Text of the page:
So we’re having a discussion with the children and the adults over dinner- as the leader, I have a lot on my plate- watching for road signs, remembering the route that i memorized, besides the shared responsibility of being aware of traffic, maintaining control of your bike, etc.that everyone must do. I raise my arm above my head like my horseback riding leader friend taught me- to signal my slowing or coming to a gradual stop- but if I happen to run off the road for a moment or make a similiar erratic movement- is it my reponsibility to make sure the person cycling behind me does not plow into my but? and should they not be traveling a safe enough distance behind me to allow for some flexibilty in my riding style ? My dearest daughter rides about one foot from my rear wheel and complains loudly when I slow or deviate. Who is right? What are the proper etiquette practices of cycling in a group? The children say one thing- the adults another.
Today we rode in the rain as we circled up the eastern shore of Mobile Bay…Black dripping splashing water from a fenderless rear wheel made a long skunk-like stripe up our backs- rainwater seemed into all cracks and spaces-down the neck, sponged up by the cotton underwear. Our saving grace was a homemade Candy’s Kitchen store that had an amazing amount of free samples- candied pecans, marguarita pecans- we must have all eaten $25 worth of sweets, fueling our wet, cold bodies down the trail. We bought a bunch for later at least. We also stopped at a flea market store and found two necklaces (left over from Mardi Gras) with beads and three large plastic dalmations on them. They are sightly on the obnoxious side, esp with cycling gear on, but great fun nonetheless. My friend Beth’s daughter Espleth was the only other woman brave enough to wear them, besides me. If one of us (Elspeth) is embarrassed to be seen with them and tucks them into her jacket, I said, “Elspeth, let your puppies out.” When I met the one CVB person- (Chamber of Visitor’s Bureau), who had a nice crystal (normal) necklace on, she eyed my necklace as soon as I dismounted my bike and when I saw her eyes go to it, I said, “Ladonna, do you like my new necklace I just bought it?”and it was a riot to see her stutter and become embarrassed because as Todd said, “That necklace is hideous. You should take it off.” I don’t think so. Elspeth and I have a plan to” let our puppies out” on every shared trip from now on.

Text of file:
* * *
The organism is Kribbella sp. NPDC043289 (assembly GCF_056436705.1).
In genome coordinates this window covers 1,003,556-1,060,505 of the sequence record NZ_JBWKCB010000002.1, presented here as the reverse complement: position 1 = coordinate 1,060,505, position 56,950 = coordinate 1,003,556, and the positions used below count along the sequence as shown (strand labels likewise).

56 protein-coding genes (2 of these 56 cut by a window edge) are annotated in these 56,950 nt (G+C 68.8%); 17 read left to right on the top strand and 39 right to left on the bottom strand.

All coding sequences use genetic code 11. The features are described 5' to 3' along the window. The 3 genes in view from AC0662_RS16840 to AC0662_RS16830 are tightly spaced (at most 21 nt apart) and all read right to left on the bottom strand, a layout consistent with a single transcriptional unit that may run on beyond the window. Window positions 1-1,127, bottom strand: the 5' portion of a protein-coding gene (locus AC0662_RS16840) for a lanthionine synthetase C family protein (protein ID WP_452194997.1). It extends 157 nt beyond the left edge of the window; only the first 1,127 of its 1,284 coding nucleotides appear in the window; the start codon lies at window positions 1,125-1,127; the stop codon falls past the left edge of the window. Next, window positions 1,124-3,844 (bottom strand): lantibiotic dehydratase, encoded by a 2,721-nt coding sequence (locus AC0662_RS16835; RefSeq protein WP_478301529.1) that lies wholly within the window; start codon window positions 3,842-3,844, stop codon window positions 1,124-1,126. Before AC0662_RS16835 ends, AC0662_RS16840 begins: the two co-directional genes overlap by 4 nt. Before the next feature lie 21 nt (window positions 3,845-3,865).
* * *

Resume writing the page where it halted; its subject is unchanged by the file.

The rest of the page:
We learned about “Hurricane Balls” at the Weeks Bay Estuary Preserve today-massive 3 foot long balls of small sticks that cling together during a hurricane (much like tumbleweed)and grow in size as the wind tosses them. We also learned that the dozen of somewhat rare white pelicans that we saw flying high bove Wolf Bay yesterday have a glorious 9-foot wide wing span. And there’s such a thing as Fish Maggots that get inside fish that are caught on a long line and eat it from the inside out, leaving just the skin, if you don’t haul your fish up in time.
One more day to learn about Alabama’s Mobile Bay until it’s back on the plane to PA. The Alabama battleship tour remains tomorrow, however, and a long, very cool ride across the causeway at the head of the bay that brings us back to Mobile where this fun trip all began.
Posted in: Travel Story